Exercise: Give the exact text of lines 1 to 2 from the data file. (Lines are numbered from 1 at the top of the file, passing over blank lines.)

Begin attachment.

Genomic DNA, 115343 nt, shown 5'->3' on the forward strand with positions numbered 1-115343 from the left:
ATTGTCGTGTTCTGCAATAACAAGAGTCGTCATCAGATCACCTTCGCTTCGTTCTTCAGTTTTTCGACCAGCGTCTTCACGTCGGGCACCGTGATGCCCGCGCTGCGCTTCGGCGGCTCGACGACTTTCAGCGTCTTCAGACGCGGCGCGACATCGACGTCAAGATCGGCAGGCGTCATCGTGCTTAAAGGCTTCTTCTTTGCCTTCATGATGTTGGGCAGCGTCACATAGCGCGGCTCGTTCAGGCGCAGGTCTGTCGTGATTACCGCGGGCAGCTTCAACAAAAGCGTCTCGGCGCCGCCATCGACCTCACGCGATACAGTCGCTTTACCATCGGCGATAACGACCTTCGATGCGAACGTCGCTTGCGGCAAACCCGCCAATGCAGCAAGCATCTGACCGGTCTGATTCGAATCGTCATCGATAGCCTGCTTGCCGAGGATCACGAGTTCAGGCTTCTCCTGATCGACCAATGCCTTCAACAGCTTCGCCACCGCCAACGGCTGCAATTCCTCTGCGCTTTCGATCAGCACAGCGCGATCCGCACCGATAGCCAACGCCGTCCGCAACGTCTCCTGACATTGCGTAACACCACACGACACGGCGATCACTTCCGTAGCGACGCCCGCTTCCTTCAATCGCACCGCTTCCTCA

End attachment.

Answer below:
Genomic DNA, 115343 nt, shown 5'->3' on the forward strand with positions numbered 1-115343 from the left:
ATTGTCGTGTTCTGCAATAACAAGAGTCGTCATCAGATCACCTTCGCTTCGTTCTTCAGTTTTTCGACCAGCGTCTTCACGTCGGGCACCGTGATGCCCGCGCTGCGCTTCGGCGGCTCGACGACTTTCAGCGTCTTCAGACGCGGCGCGACATCGACGTCAAGATCGGCAGGCGTCATCGTGCTTAAAGGCTTCTTCTTTGCCTTCATGATGTTGGGCAGCGTCACATAGCGCGGCTCGTTCAGGCGCAGGTCTGTCGTGATTACCGCGGGCAGCTTCAACAAAAGCGTCTCGGCGCCGCCATCGACCTCACGCGATACAGTCGCTTTACCATCGGCGATAACGACCTTCGATGCGAACGTCGCTTGCGGCAAACCCGCCAATGCAGCAAGCATCTGACCGGTCTGATTCGAATCGTCATCGATAGCCTGCTTGCCGAGGATCACGAGTTCAGGCTTCTCCTGATCGACCAATGCCTTCAACAGCTTCGCCACCGCCAACGGCTGCAATTCCTCTGCGCTTTCGATCAGCACAGCGCGATCCGCACCGATAGCCAACGCCGTCCGCAACGTCTCCTGACATTGCGTAACACCACACGACACGGCGATCACTTCCGTAGCGACGCCCGCTTCCTTCAATCGCACCGCTTCCTCA